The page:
LINCOLN — Meatpacking workers and their advocates will get a legislative hearing to air their workplace concerns related to COVID-19 next week despite the Legislature's decision on Wednesday denying Sen. Tony Vargas an opportunity to introduce a new bill.
Sen. Matt Hansen of Lincoln said he has scheduled a hearing for next Thursday before his Business and Labor Committee that will provide a forum for consideration of measures that might be taken to provide safeguards in Nebraska meat processing plants, where nearly 5,000 workers have been infected by the virus.
"Yesterday, I heard widespread comments in favor of getting public input on this issue and saw a majority of my colleagues vote in favor of further discussion of the issue," Hansen said.
"After seeing that, I felt it necessary to hold a hearing and worked with Senator Vargas on how that could best be accomplished."
A few hours after his motion to gain legislative approval to introduce a new bill addressing the issue fell two votes short, Vargas filed an amendment to rewrite a bill pending in Hansen's committee in order to address worker concerns.
That bill, LB667, had originally been introduced by Vargas to fund youth work development and training assistance.
Hansen said he believes the Legislature "has not had or taken the chance to address the realities of the COVID-19 pandemic in our state (and) hopefully this hearing can be a start for discussing some of the many problems facing our constituents."
"We, as a Legislature, will need to address them at some point in the future," he said.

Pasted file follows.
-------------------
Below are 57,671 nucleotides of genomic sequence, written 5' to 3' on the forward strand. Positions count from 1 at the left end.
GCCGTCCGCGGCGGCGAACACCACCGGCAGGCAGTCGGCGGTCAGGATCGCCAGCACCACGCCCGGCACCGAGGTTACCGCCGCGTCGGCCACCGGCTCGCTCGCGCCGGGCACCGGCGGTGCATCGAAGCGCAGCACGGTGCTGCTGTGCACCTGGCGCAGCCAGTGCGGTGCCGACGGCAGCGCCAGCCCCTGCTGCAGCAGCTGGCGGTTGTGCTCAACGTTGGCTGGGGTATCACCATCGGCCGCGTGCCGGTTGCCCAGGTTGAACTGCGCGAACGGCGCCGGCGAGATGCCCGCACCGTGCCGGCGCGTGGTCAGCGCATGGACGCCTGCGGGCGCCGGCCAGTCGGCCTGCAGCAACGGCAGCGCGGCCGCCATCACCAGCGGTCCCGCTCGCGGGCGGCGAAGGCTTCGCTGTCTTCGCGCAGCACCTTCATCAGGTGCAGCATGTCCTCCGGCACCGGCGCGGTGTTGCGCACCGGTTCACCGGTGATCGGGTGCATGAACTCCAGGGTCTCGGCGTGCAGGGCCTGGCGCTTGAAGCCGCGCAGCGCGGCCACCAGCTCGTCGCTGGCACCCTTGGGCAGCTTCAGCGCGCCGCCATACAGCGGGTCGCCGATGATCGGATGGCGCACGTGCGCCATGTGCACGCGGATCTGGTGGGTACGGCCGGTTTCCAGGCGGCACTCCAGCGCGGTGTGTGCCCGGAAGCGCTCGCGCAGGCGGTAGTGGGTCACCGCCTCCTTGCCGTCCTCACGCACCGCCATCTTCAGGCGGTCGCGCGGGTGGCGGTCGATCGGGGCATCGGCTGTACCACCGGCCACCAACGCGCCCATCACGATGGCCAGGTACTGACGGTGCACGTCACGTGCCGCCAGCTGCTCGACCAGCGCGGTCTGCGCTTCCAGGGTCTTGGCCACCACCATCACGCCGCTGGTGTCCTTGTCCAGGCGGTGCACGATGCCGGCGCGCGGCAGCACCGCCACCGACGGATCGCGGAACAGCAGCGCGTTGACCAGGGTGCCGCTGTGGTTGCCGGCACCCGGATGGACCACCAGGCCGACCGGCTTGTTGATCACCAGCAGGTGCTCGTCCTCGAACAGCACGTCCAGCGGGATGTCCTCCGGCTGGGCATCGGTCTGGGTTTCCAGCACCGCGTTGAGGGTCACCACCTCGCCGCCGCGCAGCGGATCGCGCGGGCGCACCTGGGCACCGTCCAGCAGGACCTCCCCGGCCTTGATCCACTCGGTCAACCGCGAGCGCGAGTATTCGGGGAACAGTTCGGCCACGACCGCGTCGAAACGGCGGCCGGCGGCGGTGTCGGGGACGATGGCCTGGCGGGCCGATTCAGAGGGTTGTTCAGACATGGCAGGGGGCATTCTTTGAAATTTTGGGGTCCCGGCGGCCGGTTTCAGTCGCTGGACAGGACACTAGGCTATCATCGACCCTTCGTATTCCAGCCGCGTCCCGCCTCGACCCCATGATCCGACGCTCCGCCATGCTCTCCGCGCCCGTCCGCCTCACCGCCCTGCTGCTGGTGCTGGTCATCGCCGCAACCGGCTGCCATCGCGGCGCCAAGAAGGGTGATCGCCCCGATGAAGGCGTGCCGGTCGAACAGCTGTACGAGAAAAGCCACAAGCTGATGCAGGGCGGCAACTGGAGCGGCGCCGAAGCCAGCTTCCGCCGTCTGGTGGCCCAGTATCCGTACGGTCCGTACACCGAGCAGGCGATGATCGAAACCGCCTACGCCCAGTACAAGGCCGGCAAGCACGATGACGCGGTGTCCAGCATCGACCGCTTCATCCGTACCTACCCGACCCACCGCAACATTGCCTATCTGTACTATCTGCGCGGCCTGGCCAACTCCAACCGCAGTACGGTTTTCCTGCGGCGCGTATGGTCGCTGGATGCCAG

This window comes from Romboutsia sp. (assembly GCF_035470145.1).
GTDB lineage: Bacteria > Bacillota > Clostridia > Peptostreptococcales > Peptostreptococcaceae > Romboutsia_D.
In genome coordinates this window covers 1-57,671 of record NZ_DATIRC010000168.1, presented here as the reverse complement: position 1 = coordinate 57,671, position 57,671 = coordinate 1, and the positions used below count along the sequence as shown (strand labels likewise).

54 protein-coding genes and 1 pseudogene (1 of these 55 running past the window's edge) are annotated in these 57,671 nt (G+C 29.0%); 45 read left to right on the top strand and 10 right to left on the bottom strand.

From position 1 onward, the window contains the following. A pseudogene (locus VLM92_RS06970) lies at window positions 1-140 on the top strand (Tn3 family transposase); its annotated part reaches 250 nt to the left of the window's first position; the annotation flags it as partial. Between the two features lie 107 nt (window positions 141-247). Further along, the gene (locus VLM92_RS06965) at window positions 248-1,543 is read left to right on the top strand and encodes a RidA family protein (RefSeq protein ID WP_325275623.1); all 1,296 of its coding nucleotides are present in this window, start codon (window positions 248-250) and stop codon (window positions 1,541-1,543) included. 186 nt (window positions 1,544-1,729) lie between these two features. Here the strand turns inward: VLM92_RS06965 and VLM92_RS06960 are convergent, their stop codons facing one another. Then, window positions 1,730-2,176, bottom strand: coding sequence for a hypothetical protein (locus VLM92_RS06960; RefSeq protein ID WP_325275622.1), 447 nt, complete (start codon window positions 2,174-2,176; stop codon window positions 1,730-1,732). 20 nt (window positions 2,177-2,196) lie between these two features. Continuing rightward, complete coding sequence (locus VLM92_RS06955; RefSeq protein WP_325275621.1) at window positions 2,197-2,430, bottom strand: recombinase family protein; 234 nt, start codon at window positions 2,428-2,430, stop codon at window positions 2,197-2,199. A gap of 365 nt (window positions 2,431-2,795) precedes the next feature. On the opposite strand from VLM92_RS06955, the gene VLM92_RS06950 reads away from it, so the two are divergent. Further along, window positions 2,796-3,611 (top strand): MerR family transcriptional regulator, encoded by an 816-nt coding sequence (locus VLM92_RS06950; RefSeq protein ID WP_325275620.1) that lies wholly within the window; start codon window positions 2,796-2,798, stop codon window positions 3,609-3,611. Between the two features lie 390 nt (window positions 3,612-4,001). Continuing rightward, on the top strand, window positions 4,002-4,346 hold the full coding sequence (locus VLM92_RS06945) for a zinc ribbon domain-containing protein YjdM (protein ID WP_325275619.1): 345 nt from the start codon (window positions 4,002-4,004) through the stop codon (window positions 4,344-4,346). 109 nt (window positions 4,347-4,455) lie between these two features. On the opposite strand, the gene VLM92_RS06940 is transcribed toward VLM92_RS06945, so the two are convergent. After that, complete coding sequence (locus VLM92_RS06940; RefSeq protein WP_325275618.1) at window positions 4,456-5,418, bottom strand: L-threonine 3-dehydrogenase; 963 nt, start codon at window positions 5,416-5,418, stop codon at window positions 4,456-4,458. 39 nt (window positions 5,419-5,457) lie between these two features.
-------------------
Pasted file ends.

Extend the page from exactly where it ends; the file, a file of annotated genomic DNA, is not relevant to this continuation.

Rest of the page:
On Wednesday, Vargas won majority approval to introduce a new bill addressing meatpacking worker concerns, but his proposal fell two votes short of meeting a 30-vote threshold.
Eleven senators who were present at the time chose not to cast a vote.
The state's meat processing workforce is largely composed of Latino, immigrant and refugee workers.
Vargas, whose father died in New York City in April after a lengthy battle with the coronavirus, is the only Latino member of the Legislature.
Workers on rapidly moving meat processing production lines labor shoulder-to-shoulder and often directly across from one another.
The amendment prepared by Vargas would require 6 feet of distancing between workers, conforming to the norm of 6 feet of social distancing expected outside those plants as a protection against the virus.
That could be accomplished by slowing production line speeds, staggering work shifts and work breaks, or adjusting the number of employees in work shifts, according to the amendment.
Although the federal Occupational Safety and Health Administration has authority over standards in meat processing plants, states are empowered to add their own requirements.
Twenty-one meatpacking workers in Nebraska have died after they contracted the virus; 223 have required hospitalization.
"This is not the end of our fight," Vargas tweeted on Thursday.
"We have to keep pushing. Sí se puede!"
(That's "yes you can.")
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